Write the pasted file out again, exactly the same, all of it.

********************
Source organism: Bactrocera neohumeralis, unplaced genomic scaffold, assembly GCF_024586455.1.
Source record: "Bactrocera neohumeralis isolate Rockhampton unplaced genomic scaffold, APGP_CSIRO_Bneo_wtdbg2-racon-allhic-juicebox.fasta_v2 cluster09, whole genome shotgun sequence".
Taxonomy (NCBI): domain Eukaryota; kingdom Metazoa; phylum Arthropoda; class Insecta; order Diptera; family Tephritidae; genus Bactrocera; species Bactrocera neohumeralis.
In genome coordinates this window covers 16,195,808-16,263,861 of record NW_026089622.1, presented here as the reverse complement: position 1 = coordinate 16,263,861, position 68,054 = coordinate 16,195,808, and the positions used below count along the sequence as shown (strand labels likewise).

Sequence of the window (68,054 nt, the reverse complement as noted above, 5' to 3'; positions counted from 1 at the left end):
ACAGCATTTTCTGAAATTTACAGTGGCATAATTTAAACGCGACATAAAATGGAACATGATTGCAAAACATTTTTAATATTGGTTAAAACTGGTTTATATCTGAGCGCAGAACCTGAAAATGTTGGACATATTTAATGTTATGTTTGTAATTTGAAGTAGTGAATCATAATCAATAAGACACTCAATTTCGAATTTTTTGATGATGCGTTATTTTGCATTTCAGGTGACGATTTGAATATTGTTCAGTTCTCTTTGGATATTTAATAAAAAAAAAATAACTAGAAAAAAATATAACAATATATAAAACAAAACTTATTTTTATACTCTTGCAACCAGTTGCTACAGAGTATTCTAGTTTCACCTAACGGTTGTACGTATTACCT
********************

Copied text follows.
Source organism: Bactrocera neohumeralis, unplaced genomic scaffold, assembly GCF_024586455.1.
Source record: "Bactrocera neohumeralis isolate Rockhampton unplaced genomic scaffold, APGP_CSIRO_Bneo_wtdbg2-racon-allhic-juicebox.fasta_v2 cluster09, whole genome shotgun sequence".
Taxonomy (NCBI): domain Eukaryota; kingdom Metazoa; phylum Arthropoda; class Insecta; order Diptera; family Tephritidae; genus Bactrocera; species Bactrocera neohumeralis.
In genome coordinates this window covers 16,195,808-16,263,861 of record NW_026089622.1, presented here as the reverse complement: position 1 = coordinate 16,263,861, position 68,054 = coordinate 16,195,808, and the positions used below count along the sequence as shown (strand labels likewise).

Sequence of the window (68,054 nt, the reverse complement as noted above, 5' to 3'; positions counted from 1 at the left end):
ACAGCATTTTCTGAAATTTACAGTGGCATAATTTAAACGCGACATAAAATGGAACATGATTGCAAAACATTTTTAATATTGGTTAAAACTGGTTTATATCTGAGCGCAGAACCTGAAAATGTTGGACATATTTAATGTTATGTTTGTAATTTGAAGTAGTGAATCATAATCAATAAGACACTCAATTTCGAATTTTTTGATGATGCGTTATTTTGCATTTCAGGTGACGATTTGAATATTGTTCAGTTCTCTTTGGATATTTAATAAAAAAAAAATAACTAGAAAAAAATATAACAATATATAAAACAAAACTTATTTTTATACTCTTGCAACCAGTTGCTACAGAGTATTCTAGTTTCACCTAACGGTTGTACGTATTACCT